Those in favor of placing restrictions on the ballot in Tourgée’s time argued for such devices as literacy tests and poll taxes to prevent the ignorant and the poor from exercising the right to vote. By the 1890s, these restrictions became commonplace, especially but not exclusively in the Jim Crow South, and they were used to purge the particularly undesirable voters from the rolls—including most non-whites and known radicals. Supporters of these ostensibly “color-blind” voting restrictions claimed that they would protect the integrity of the ballot box while providing incentive for the “deserving” to get educated so they could attain voting rights. But, Tourgée knew better. The purpose was not to create an incentive to get educated, but rather to exclude, disempower and demoralize:
“The whole theory of republican government is based on the idea that the distribution of sovereign power enables every man to do something toward securing his own rights and remedying his own wrongs, or what he conceives to be his rights or believes to be his wrongs. It is a piece of protective armor, intended to equalize the weak with the strong. It is always the poor, the weak, and the ignorant who are the victims of oppression. To such the ballot is at once a sword and shield. The untrained soldier may injure his friend as often as his foe, or even hurt himself oftener still, with his weapon of celestial temper, but he will at least be able to defend himself . . . and the ballot is the only weapon with which poverty and ignorance may even blindly defend themselves. It is their only hope. Unfortunately, intelligence does not always imply righteousness or justice; and even against the best, the lowest and meanest of every land need always stand upon their guard.”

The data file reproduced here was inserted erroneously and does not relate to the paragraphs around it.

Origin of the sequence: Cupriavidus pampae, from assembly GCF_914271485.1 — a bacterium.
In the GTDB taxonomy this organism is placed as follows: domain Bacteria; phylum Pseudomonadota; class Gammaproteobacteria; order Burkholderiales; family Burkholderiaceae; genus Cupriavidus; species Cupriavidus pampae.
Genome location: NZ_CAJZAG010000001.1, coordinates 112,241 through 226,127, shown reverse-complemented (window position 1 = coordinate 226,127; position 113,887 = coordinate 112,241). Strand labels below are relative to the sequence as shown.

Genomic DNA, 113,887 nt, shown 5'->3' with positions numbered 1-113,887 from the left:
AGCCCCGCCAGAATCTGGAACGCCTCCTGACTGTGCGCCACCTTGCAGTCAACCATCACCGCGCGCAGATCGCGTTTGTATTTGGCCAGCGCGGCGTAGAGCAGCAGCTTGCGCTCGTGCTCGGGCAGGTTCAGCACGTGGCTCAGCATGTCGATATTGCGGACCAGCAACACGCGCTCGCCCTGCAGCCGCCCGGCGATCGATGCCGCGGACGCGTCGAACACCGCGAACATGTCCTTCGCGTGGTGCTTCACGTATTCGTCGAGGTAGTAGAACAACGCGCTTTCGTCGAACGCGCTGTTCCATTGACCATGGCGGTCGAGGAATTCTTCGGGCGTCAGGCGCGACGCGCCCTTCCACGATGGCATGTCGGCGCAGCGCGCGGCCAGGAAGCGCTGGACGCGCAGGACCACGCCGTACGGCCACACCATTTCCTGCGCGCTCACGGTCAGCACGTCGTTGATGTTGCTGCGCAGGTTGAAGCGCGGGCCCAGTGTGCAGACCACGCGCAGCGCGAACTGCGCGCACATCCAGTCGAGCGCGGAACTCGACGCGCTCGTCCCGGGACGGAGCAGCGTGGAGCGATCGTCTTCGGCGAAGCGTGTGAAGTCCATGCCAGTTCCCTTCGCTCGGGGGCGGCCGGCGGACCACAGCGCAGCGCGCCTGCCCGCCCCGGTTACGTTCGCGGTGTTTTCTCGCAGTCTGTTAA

Once again, using transparently facetious arguments, the wealthy and powerful are trying to curb the voting rights and the educational opportunities of the poor. The struggles of a century ago continue today.
~ Mark Elliott is Associate Professor of History at the University of North Carolina at Greensboro. He is the author of Color Blind Justice: Albion Tourgée and the Quest for Racial Equality from the Civil War to Plessy v. Ferguson (Oxford 2006) and co-editor with John David Smith of Undaunted Radical: The Selected Writings and Speeches of Albion W. Tourgée (LSU 2010).
A recently resurfaced letter, dated 1865, from a former slave to his master is getting some well-deserved online news and social media attention.
According to Letters of Note, the letter comes from a formerly enslaved man by the name of Jourdan Anderson. In the missive, Jourdan appears to be responding to a petition made by his former master, Colonel P.H. Anderson, requesting that Jourdan and his family return to Tennessee to work as freed laborers on the same land on which Colonel Anderson had enslaved them for 30 years.
Trymaine Lee of the Huffington Post summarized the letter perfectly:
In a tone that could be described either as ‘impressively measured’ or ‘the deadest of deadpan comedy,’ the former slave, in the most genteel manner, basically tells the old slave master to kiss his rear end.
Jourdan’s letter brilliantly reveals the numerous injustices suffered by enslaved people at the hands of their white masters, as he compares the ways their lives had improved since their emancipation and migration to Ohio. In one exquisitely subtle example, Jourdan addresses the daily disrespect no doubt endured by his wife while enslaved by Anderson, writing “folks here call her Mrs. Anderson.” Similarly, he challenges the absurd promises made by Colonel Anderson to try to entice the family back with sarcastic genius, simultaneously revealing the tragic circumstances of their lives while living as the colonel’s “property.”
The horrors of the family’s enslavement notwithstanding, the letter is worth reading for its comedic richness alone.
(Indeed, how tragic there was no YouTube video in 1865, to capture the expression on Colonel Anderson’s face as he read the sharp-as-a-tack dismissal from his former slave – our full imaginations will have to suffice as we picture the colonel reading Jourdan’s calculations of past-due wages owed his family, along with directions as to how they should be sent!).
Beyond any amusement, however, Jourdan’s letter should put to rest narratives, old and new, of the so-called “happy slave,” showcasing the masterful insights that black Americans of the time had regarding the circumstances of their oppression by whites. Indeed, not only could black Americans like Mr. Anderson well-analyze such matters; as argued by Joe Feagin and others, these Americans of color also held a much more sincere and unsullied sense of justice than most white Americans have, in practice, ever embraced.